The more buy-in you get from your employees about their jobs, the easier it is for them to get their jobs done. So, why not allow them to create their own set of goals? Some companies will give their employees free range on goal setting. Others will take a hybrid approach where their managers will give them the high-level goals and guidelines and will then let their employees come up with a plan.
One really important aspect of letting employees set their goals is to make sure that they are in line with the overall goals of the company. Employees may have ideas on what they want to do, but it doesn’t contribute well to what the company needs. This is where managers will need to overlook the process to make sure they are in sync. Employees also may not like the idea of creating their own goals because it makes them completely accountable.
At least when managers set goals for employees, they can blame it on the managers (at least internally) if the employees are not able to accomplish those goals. Some employees may try to set aggressive schedules with their goals just to impress the boss. They don’t give themselves enough time and set themselves up for failure. Hopefully, the boss can see through this and make adjustments. If members of the team do not complete their tasks on time, this can look bad for the boss as well. A good boss will ensure that each member can complete the necessary tasks on time.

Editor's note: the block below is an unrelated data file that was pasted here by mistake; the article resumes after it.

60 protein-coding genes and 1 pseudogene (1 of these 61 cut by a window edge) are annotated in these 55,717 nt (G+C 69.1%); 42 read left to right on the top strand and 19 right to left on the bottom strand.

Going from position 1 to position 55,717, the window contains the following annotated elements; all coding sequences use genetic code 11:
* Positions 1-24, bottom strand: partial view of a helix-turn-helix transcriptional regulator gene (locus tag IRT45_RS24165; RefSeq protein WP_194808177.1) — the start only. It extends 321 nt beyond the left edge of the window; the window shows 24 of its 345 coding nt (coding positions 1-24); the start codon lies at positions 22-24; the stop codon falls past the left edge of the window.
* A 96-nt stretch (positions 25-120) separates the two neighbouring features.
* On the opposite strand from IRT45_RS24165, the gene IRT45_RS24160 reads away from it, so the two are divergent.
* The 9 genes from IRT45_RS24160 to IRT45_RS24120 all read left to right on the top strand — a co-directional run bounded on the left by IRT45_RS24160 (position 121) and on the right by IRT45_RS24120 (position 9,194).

It’s also possible that employees don’t have the necessary knowledge about what is involved in completing their tasks. They may list tasks that require higher-level manager authority and getting that authority is not accounted for in the plan. The employees also may not be aware of any costs associated with the tasks on their list which could create overages on the budget. These situations will require the manager’s approval and he or she should discuss any issues regarding the goals.
If a manager has several employees within a team, he or she may want them to work together on the goal setting effort. This will ensure that each team member knows what the other members are responsible for and take into account such issues as tasks that may be dependent on other members of the team. The team dynamic is strong when everyone is informed.